https://sourceforge.net/projects/gsod-rpts/files/Reports/LatLon%201×1%20Box/ .001-4 zip format files have both daily and annual data.

Reply to  John M. Ware
September 9, 2015 9:27 am

Living in the city, I too compare my back porch thermometer (which I have calibrated vs. a lab quality thermometer) reading to the RIC readings and find that mine are usually warmer, sometimes as much a 5 degrees F. There’s your UHI for ya.

Juan Slayton
Reply to  John M. Ware
September 9, 2015 11:25 am

What I lack, and wish I had, is any sort of long-term average or even a long-term record, for here in Mechanicsville.
Can’t find anything for Mechanicsville. Berkely Earth has fragmentary records for Westbrook Sanatorium (37.6N, 77.4W, 1895-1900 and 1946-1948) that was closer than Richmond. Frustrating that records for the intervening years are apparently lost.

Reply to  John M. Ware
September 9, 2015 4:39 pm

I lived SW of Pocahontas State Forest for 10 years. It wasn’t unusual for me to put the top down on my car leaving work south side of Richmond, but get a chill riding through the creek bottom on Qualla Rd by the forest. I never measured the temps, but I’m sure the difference was more than 5 degrees. It could have been 10.

Mark Hladik
September 9, 2015 8:40 am

Not as dramatic, but this past June I had occasion to be a few miles outside of a city (official population 58,000 + or -), and noted the temperature as 82 degrees F. As I came into the outskirts, I watched to see if I could perceive an UHI, and sure enough, the closer to the city “center” (western cities are a bit more diffuse than their eastern counterparts), the temperature rose to and settled at 89 F. The local “bank” temperatures were reporting 90, give-or-take, so I have every reason to believe the unit I was using had a measure of accuracy.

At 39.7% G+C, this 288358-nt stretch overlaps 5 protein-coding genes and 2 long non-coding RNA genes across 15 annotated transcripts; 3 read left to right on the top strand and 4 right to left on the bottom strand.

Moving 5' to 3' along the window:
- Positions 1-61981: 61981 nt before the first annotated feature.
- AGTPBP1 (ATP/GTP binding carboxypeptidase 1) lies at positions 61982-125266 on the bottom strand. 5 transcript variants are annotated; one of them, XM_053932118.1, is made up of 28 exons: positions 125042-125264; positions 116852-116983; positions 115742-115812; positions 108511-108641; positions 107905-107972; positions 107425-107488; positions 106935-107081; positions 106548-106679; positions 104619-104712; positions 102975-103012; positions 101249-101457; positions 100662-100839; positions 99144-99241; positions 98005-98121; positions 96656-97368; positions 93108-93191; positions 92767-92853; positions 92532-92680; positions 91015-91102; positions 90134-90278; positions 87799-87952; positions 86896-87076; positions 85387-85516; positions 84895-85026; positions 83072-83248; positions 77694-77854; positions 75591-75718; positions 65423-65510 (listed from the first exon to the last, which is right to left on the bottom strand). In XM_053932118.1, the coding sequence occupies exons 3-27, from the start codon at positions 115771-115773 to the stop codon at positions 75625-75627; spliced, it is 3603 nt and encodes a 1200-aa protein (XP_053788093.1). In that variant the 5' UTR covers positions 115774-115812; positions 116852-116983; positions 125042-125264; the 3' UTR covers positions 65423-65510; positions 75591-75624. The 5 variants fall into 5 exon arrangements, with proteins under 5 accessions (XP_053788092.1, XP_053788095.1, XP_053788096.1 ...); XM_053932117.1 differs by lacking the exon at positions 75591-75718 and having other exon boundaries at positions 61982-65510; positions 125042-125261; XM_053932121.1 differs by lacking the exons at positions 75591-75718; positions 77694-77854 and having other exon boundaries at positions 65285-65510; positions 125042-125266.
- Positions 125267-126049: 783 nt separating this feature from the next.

UHI is alive and well!

September 9, 2015 8:40 am

“So what is the correct temperature for San Francisco at any given time?”
I’ll bet my Big Oil check that it’s always the highest that is “correct”. The lower values are then “corrected”.

Reply to  Paul
September 9, 2015 10:54 pm

No. The higher value is correct for this year, but some of the lower values are correct for last year, and more of the lower values for the year before that, etc.

James at 48
September 9, 2015 8:41 am

A place I sometimes work, near the Bay, a few miles south of Downtown … orientation of glass covered buildings makes for a de facto solar reflector array, like a sliver of the ones in the Mojave. Stand at the right point in the parking lot and you might reasonably worry about ill effects to health. No birds scorched thus far, but that’s only because it’s a sliver of an array.

Reply to  James at 48
September 9, 2015 8:53 am

There is a very similar situation in London (the real one in the UK) where one particular building reflects sunlight into a spot which gets really hot:
Wonder where the “weather” stations are situated there?

James at 48
Reply to  Rob
September 9, 2015 12:32 pm

This is definitely an analogous situation.

September 9, 2015 8:46 am

Cue Mosh:
Meh, there’s rarely any no-wind situation.
Meh, the cool stations are shaded.

September 9, 2015 8:55 am

Thanks, Anthony.
The correct temperature for San Francisco, or anywhere else, is the one measured by satellites.
Thermometers are way too much affect by the micro-climate around them, man-made and natural.

Mike M. (period)
Reply to  Andres Valencia
September 9, 2015 9:10 am

How do you a satellite to measure the temperature in say, San Francisco?

Reply to  Mike M. (period)
September 9, 2015 11:57 am